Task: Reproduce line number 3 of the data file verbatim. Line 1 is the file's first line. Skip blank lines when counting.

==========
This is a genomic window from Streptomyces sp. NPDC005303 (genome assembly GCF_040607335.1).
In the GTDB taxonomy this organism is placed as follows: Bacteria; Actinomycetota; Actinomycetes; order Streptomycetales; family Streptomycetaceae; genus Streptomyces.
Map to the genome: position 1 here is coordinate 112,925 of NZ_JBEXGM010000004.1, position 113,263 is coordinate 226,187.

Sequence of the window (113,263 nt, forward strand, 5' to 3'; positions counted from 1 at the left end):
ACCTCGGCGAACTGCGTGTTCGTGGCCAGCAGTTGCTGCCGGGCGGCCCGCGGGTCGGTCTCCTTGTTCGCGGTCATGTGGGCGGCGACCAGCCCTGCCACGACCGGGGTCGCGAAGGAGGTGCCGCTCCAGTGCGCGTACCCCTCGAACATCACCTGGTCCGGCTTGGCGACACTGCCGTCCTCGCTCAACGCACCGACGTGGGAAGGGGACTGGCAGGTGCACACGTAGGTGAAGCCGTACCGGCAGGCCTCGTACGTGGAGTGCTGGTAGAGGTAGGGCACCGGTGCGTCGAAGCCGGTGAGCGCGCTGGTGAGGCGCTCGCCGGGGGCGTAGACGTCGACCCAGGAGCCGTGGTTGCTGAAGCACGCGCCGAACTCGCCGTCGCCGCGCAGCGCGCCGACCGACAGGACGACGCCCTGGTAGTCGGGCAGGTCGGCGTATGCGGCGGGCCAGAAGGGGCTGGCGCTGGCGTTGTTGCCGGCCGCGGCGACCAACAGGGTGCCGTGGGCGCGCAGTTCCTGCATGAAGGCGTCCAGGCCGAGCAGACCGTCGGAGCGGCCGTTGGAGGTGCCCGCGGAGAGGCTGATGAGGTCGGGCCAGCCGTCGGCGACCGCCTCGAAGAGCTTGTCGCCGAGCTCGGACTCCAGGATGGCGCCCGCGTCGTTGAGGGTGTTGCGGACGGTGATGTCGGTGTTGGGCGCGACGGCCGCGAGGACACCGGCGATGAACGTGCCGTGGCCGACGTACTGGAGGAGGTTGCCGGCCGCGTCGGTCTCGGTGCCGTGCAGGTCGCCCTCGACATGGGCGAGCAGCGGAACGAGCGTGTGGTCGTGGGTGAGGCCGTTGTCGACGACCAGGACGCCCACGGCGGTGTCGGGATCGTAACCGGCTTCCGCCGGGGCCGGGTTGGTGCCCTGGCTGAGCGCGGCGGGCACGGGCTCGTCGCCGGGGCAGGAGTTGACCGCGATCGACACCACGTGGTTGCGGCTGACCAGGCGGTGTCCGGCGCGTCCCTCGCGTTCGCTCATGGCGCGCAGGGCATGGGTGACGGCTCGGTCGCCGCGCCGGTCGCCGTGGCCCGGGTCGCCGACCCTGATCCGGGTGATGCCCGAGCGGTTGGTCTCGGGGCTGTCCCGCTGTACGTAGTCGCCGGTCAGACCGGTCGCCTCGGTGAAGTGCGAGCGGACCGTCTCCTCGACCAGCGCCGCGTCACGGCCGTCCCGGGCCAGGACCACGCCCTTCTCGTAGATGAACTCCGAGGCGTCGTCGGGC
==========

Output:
Map to the genome: position 1 here is coordinate 112,925 of NZ_JBEXGM010000004.1, position 113,263 is coordinate 226,187.